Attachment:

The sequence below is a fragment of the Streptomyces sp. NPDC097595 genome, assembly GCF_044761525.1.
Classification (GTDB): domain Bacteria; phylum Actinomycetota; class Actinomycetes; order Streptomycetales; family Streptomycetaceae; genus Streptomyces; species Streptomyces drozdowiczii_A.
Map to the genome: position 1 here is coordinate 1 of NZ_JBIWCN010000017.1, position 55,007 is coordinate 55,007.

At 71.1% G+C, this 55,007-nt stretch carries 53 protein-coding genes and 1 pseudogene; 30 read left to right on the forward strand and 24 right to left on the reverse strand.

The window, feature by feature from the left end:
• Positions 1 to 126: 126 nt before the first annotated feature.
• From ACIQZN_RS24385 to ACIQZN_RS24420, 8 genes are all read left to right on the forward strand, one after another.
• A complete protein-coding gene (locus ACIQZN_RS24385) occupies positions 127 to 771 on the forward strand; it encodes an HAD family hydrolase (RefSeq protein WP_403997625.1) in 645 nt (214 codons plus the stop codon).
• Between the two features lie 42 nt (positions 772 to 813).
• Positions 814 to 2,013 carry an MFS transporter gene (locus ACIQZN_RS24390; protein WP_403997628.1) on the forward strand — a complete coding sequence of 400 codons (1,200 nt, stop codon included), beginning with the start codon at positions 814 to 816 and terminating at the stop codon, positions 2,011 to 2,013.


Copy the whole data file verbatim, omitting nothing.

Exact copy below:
The sequence below is a fragment of the Streptomyces sp. NPDC097595 genome, assembly GCF_044761525.1.
Classification (GTDB): domain Bacteria; phylum Actinomycetota; class Actinomycetes; order Streptomycetales; family Streptomycetaceae; genus Streptomyces; species Streptomyces drozdowiczii_A.
Map to the genome: position 1 here is coordinate 1 of NZ_JBIWCN010000017.1, position 55,007 is coordinate 55,007.

At 71.1% G+C, this 55,007-nt stretch carries 53 protein-coding genes and 1 pseudogene; 30 read left to right on the forward strand and 24 right to left on the reverse strand.

The window, feature by feature from the left end:
• Positions 1 to 126: 126 nt before the first annotated feature.
• From ACIQZN_RS24385 to ACIQZN_RS24420, 8 genes are all read left to right on the forward strand, one after another.
• A complete protein-coding gene (locus ACIQZN_RS24385) occupies positions 127 to 771 on the forward strand; it encodes an HAD family hydrolase (RefSeq protein WP_403997625.1) in 645 nt (214 codons plus the stop codon).
• Between the two features lie 42 nt (positions 772 to 813).
• Positions 814 to 2,013 carry an MFS transporter gene (locus ACIQZN_RS24390; protein WP_403997628.1) on the forward strand — a complete coding sequence of 400 codons (1,200 nt, stop codon included), beginning with the start codon at positions 814 to 816 and terminating at the stop codon, positions 2,011 to 2,013.